How Sandra Smith Became a Translator

Sandra Smith
photo courtesy Sandra Smith

I confess that I have huge gaps in my reading of the world literary canon, including just about all the French classics. But I’ve begun to remedy that situation, at least with respect to Guy de Maupassant, thanks to The Necklace and Other Stories, a collection of stories described by its publisher, Liveright, as a “Maupassant for Modern Times.” The translator, Sandra Smith, turned out to have an interesting path to this project, a path that involves one of the biggest successes for a posthumously published novel in translation in recent memory.

As an academic teaching French language and literature at Cambridge, I was always involved with translation in a practical sense. The historians, to whom I taught grammar and translation, were required to pass a language examination at the end of the first year. My real goal, however, was to prepare them to be competent enough to use their language skills to research original sources and documents written in French.

One of my favorite texts to use was Camus’ Lettres à un ami allemand. A little-known work written during the Occupation, it is a brilliant combination of literature, philosophy, history, rhetoric and propaganda. I decided I wanted to translate the work into English and approached a publisher. After a few months, they said they thought the work “too academic” for their list, so I set the project aside.

Nearly two years later, I was listening to BBC Radio 4 and heard Rebecca Carter of Chatto & Windus talking about Suite française. I was immediately fascinated by the similarities between Irène Némirovsky’s family history and my own. More importantly, however, I was certain that a translation of Lettres would make an excellent “accompaniment” to the English publication of Suite française. It was a sign: I looked up Chatto & Windus on the internet and phoned Rebecca Carter.

During our conversation, I stressed how well the two translations would work together and Rebecca told me to send her my sample translation. We then began discussing the similarities between my own background and Némirovsky’s. I was Jewish, my grandparents had left Europe due to the pogroms and I was an immigrant myself. By the end of the conversation, Rebecca asked me if I would be interested in submitting a sample translation for Suite française, with the understanding that it was highly unlikely I would be offered the contract. She was gathering samples from established translators but the majority were men; she wanted some samples from women as well.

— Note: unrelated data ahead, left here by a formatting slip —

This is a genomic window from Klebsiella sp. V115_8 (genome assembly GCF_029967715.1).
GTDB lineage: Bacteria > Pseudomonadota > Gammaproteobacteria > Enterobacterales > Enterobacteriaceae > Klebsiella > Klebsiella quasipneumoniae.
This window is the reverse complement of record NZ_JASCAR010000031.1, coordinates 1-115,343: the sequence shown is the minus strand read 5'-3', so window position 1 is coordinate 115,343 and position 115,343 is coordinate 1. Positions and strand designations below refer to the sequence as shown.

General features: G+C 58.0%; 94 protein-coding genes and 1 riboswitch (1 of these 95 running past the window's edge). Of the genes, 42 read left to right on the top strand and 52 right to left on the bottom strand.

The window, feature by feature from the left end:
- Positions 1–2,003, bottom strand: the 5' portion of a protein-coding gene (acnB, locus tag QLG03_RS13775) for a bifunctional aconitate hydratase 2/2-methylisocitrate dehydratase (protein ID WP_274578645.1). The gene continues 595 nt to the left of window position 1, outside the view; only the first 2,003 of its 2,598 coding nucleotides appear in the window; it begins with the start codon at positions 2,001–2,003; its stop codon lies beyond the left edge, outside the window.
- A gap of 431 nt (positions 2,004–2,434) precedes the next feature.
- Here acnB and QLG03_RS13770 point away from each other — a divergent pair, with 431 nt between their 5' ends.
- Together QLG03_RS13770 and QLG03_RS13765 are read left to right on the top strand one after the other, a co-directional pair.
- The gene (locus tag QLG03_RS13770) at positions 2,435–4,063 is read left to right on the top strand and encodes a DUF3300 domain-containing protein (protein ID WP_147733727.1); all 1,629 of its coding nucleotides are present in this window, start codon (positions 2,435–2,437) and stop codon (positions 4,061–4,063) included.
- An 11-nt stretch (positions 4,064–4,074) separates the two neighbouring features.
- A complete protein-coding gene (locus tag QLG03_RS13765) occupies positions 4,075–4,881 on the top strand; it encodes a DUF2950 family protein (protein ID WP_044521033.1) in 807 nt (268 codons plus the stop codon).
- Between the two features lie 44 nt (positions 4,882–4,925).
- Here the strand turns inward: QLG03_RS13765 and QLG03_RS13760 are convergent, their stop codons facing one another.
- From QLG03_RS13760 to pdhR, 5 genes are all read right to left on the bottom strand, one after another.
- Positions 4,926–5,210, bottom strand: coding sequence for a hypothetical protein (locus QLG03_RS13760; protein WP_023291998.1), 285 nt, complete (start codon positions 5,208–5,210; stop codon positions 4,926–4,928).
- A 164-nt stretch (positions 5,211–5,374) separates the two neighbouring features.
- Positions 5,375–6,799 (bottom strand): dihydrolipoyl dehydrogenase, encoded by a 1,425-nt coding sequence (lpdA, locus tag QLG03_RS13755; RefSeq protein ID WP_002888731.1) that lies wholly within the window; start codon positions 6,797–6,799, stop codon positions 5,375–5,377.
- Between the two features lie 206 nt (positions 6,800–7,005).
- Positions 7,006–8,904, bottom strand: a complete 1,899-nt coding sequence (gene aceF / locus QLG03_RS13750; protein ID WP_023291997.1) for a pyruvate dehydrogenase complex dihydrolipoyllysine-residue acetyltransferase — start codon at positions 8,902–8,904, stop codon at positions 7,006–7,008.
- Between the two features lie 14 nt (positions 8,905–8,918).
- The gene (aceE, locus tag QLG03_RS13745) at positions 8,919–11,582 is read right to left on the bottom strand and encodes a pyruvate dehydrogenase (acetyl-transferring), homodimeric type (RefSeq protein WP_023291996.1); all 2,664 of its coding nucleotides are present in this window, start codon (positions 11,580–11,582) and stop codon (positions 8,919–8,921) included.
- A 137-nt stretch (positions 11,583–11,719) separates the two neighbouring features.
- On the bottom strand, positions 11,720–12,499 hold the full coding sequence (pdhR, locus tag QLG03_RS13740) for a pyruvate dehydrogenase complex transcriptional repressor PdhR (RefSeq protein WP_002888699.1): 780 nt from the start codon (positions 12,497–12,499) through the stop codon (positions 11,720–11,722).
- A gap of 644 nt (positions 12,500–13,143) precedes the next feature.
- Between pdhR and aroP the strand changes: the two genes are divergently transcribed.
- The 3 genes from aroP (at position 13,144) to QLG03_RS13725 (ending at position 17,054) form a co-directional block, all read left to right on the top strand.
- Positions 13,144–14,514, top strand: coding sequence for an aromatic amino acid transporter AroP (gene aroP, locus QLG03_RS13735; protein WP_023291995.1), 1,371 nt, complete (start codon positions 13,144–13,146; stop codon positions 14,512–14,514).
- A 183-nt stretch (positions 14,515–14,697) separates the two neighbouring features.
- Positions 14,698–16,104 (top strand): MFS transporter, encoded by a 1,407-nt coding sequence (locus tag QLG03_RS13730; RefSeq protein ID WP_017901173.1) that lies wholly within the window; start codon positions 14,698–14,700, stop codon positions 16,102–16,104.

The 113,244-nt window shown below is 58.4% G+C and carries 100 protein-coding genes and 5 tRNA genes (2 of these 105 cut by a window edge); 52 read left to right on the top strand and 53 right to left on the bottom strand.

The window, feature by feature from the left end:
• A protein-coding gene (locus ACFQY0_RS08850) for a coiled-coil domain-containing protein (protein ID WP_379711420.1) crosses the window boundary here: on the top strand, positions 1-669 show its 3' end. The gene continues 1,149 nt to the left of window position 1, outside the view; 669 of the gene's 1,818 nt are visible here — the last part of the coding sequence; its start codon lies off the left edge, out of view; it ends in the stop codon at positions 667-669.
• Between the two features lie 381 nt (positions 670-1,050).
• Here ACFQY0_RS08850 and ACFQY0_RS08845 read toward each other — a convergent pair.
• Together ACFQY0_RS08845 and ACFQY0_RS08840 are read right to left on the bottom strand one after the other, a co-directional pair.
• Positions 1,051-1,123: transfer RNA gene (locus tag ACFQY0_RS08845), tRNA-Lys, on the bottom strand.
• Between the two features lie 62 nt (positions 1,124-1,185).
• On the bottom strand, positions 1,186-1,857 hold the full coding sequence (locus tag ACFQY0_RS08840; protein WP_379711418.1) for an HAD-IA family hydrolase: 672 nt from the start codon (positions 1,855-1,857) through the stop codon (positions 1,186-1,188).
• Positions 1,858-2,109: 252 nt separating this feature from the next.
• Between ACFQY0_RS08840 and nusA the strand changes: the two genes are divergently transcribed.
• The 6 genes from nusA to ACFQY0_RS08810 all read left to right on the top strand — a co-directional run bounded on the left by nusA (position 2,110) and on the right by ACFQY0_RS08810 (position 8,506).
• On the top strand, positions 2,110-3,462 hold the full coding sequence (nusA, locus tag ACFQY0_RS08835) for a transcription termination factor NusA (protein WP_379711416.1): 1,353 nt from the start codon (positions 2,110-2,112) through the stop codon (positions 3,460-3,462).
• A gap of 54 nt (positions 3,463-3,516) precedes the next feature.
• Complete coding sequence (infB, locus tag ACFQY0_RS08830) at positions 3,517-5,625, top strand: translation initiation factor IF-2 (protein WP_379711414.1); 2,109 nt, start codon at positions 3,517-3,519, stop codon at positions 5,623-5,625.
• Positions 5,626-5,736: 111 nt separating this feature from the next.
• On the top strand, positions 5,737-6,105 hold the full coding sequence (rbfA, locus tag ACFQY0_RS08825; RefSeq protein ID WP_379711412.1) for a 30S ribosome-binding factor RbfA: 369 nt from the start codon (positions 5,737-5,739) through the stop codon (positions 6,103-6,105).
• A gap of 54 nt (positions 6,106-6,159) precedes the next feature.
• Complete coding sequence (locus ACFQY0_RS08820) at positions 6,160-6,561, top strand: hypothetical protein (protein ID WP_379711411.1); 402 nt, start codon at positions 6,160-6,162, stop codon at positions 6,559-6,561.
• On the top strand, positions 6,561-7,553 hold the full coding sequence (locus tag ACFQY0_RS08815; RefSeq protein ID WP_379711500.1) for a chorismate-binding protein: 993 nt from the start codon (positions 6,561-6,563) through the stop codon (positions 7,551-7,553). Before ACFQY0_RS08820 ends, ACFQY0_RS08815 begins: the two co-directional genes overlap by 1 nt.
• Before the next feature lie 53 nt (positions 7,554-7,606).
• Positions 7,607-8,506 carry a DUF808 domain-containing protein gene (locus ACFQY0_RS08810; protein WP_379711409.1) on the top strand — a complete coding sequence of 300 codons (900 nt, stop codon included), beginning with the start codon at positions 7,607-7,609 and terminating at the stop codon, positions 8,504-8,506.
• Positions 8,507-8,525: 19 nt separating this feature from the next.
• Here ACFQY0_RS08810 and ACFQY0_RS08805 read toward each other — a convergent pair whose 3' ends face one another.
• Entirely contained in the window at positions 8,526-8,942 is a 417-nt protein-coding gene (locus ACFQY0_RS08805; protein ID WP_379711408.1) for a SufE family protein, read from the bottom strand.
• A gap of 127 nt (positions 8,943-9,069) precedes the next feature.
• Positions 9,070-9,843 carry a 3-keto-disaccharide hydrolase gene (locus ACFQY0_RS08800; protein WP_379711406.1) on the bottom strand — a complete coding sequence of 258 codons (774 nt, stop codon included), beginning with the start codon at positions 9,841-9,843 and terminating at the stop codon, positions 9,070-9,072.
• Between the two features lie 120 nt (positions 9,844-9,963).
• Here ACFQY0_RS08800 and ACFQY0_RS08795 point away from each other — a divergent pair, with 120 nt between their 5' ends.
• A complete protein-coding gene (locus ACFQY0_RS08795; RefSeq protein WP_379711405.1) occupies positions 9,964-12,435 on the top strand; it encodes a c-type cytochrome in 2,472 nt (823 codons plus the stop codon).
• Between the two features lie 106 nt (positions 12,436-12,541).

I had no experience whatsoever in translating fiction; my published translations at the time consisted of four chapters of a Cambridge University Press book on medieval French history, an art catalogue and some reports for the European Union. Rebecca explained that all the translators would be submitting the same chapter. (I subsequently learned that this process is known in the trade by the unfortunate label of a “beauty contest.”) One month later, I was short-listed as one of the final three candidates and asked to translate an additional few pages. I realized that the publishers would be taking an enormous risk offering this work to me when so many other experienced translators were in the running. To my great surprise, Rebecca told me I had been awarded the contract: they were prepared to take the risk.


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20 December 2015 | in translation |

Tiina Nunnally & the Long-Awaited Debut of Sigrid Undset

Tiina Nunnally
photo via

As a translator, Tiina Nunnally has had a long-term relationship with the early 20th-century Norwegian author Sigrid Undset; you may have seen the monster-sized omnibus edition of her translation of Undset’s historical epic Kristin Lavransdatter novels that came out about a decade ago. Around that same time, Nunnally finished a translation of Unset’s first, more contemporary novel, Marta Oulie—but, as she explains, it took her a while to find someone to publish the story of a young woman in Oslo struggling against societal expectations and a confining marriage. As you can see, she was ultimately successful, and here she tells us a bit about why she took such pains to bring this novel to light for English-language readers.

This morning I went to the post office and found a card from my novelist friend Mary, who lives in California. We first met in a book club in Seattle more than twenty years ago, and since then she and I have been discussing books both on the phone and by mail—and yes, we actually still write letters to each other! Last week I sent her a copy of my translation of Sigrid Undset’s Marta Oulie because I know that Mary is a big fan of Undset’s work. And she was definitely excited to get the book. “Imagine,” she said, “until now it did not exist in English!”

And it is surprising that Undset’s first novel (from 1907) has never before appeared in English translation. After all, she won the Nobel Prize in Literature (in 1928), and her epic medieval trilogy Kristin Lavransdatter as well as the four-volume Olav Audunssøn (published in English as The Master of Hestviken) have captivated readers for generations. But many people don’t realize that Undset started her literary career by writing contemporary works. The Swedish Nobel committee even acknowledged the power of Undset’s early novels and short stories by praising her ability to depict modern women “sympathetically but with merciless truthfulness… and [to] convey the evolution of their destinies with the most implacable logic.”

Since Sigrid Undset is one of my all-time favorite authors, I wanted other people to read more of her books—especially her early stories.


10 March 2014 | in translation |

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